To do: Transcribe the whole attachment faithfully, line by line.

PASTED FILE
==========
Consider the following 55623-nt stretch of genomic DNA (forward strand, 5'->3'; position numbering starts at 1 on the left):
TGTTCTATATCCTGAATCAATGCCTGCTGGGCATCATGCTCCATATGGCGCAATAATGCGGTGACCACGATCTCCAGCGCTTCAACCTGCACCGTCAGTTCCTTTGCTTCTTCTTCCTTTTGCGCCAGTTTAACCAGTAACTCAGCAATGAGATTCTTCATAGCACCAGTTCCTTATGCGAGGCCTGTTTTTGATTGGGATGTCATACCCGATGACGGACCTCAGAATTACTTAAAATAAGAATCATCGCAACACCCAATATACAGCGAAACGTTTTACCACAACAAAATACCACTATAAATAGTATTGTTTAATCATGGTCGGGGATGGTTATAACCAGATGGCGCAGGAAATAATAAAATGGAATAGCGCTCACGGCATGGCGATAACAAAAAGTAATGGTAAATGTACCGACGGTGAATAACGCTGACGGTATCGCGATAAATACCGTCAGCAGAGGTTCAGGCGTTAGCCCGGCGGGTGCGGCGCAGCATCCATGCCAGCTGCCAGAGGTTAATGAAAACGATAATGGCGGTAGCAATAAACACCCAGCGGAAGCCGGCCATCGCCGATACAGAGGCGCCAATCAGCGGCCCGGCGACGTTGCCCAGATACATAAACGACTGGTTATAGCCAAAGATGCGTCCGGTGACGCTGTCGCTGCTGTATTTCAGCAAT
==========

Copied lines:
Consider the following 55623-nt stretch of genomic DNA (forward strand, 5'->3'; position numbering starts at 1 on the left):
TGTTCTATATCCTGAATCAATGCCTGCTGGGCATCATGCTCCATATGGCGCAATAATGCGGTGACCACGATCTCCAGCGCTTCAACCTGCACCGTCAGTTCCTTTGCTTCTTCTTCCTTTTGCGCCAGTTTAACCAGTAACTCAGCAATGAGATTCTTCATAGCACCAGTTCCTTATGCGAGGCCTGTTTTTGATTGGGATGTCATACCCGATGACGGACCTCAGAATTACTTAAAATAAGAATCATCGCAACACCCAATATACAGCGAAACGTTTTACCACAACAAAATACCACTATAAATAGTATTGTTTAATCATGGTCGGGGATGGTTATAACCAGATGGCGCAGGAAATAATAAAATGGAATAGCGCTCACGGCATGGCGATAACAAAAAGTAATGGTAAATGTACCGACGGTGAATAACGCTGACGGTATCGCGATAAATACCGTCAGCAGAGGTTCAGGCGTTAGCCCGGCGGGTGCGGCGCAGCATCCATGCCAGCTGCCAGAGGTTAATGAAAACGATAATGGCGGTAGCAATAAACACCCAGCGGAAGCCGGCCATCGCCGATACAGAGGCGCCAATCAGCGGCCCGGCGACGTTGCCCAGATACATAAACGACTGGTTATAGCCAAAGATGCGTCCGGTGACGCTGTCGCTGCTGTATTTCAGCAAT